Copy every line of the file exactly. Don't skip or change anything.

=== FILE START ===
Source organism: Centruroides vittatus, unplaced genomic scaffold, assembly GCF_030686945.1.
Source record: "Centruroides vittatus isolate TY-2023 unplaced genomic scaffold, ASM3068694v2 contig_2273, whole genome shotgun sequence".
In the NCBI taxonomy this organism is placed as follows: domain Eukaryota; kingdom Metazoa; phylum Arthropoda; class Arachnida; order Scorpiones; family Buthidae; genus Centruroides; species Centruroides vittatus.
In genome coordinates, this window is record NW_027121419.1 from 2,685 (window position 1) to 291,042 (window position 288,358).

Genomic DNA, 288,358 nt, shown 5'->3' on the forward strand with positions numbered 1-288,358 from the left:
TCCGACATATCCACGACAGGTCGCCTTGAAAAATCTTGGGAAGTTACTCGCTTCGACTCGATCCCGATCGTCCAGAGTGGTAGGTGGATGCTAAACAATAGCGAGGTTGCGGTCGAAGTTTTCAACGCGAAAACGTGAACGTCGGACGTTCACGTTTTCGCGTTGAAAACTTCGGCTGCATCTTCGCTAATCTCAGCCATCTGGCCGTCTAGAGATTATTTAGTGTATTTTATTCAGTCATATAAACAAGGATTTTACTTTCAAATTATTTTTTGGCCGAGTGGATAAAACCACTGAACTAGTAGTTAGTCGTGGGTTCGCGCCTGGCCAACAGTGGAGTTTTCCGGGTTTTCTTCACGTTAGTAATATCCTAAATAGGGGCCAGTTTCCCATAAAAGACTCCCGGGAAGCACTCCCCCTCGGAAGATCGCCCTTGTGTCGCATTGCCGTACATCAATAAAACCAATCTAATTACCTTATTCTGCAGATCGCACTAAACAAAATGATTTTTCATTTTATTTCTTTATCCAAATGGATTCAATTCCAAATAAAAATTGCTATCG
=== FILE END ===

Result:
Source organism: Centruroides vittatus, unplaced genomic scaffold, assembly GCF_030686945.1.
Source record: "Centruroides vittatus isolate TY-2023 unplaced genomic scaffold, ASM3068694v2 contig_2273, whole genome shotgun sequence".
In the NCBI taxonomy this organism is placed as follows: domain Eukaryota; kingdom Metazoa; phylum Arthropoda; class Arachnida; order Scorpiones; family Buthidae; genus Centruroides; species Centruroides vittatus.
In genome coordinates, this window is record NW_027121419.1 from 2,685 (window position 1) to 291,042 (window position 288,358).

Genomic DNA, 288,358 nt, shown 5'->3' on the forward strand with positions numbered 1-288,358 from the left:
TCCGACATATCCACGACAGGTCGCCTTGAAAAATCTTGGGAAGTTACTCGCTTCGACTCGATCCCGATCGTCCAGAGTGGTAGGTGGATGCTAAACAATAGCGAGGTTGCGGTCGAAGTTTTCAACGCGAAAACGTGAACGTCGGACGTTCACGTTTTCGCGTTGAAAACTTCGGCTGCATCTTCGCTAATCTCAGCCATCTGGCCGTCTAGAGATTATTTAGTGTATTTTATTCAGTCATATAAACAAGGATTTTACTTTCAAATTATTTTTTGGCCGAGTGGATAAAACCACTGAACTAGTAGTTAGTCGTGGGTTCGCGCCTGGCCAACAGTGGAGTTTTCCGGGTTTTCTTCACGTTAGTAATATCCTAAATAGGGGCCAGTTTCCCATAAAAGACTCCCGGGAAGCACTCCCCCTCGGAAGATCGCCCTTGTGTCGCATTGCCGTACATCAATAAAACCAATCTAATTACCTTATTCTGCAGATCGCACTAAACAAAATGATTTTTCATTTTATTTCTTTATCCAAATGGATTCAATTCCAAATAAAAATTGCTATCG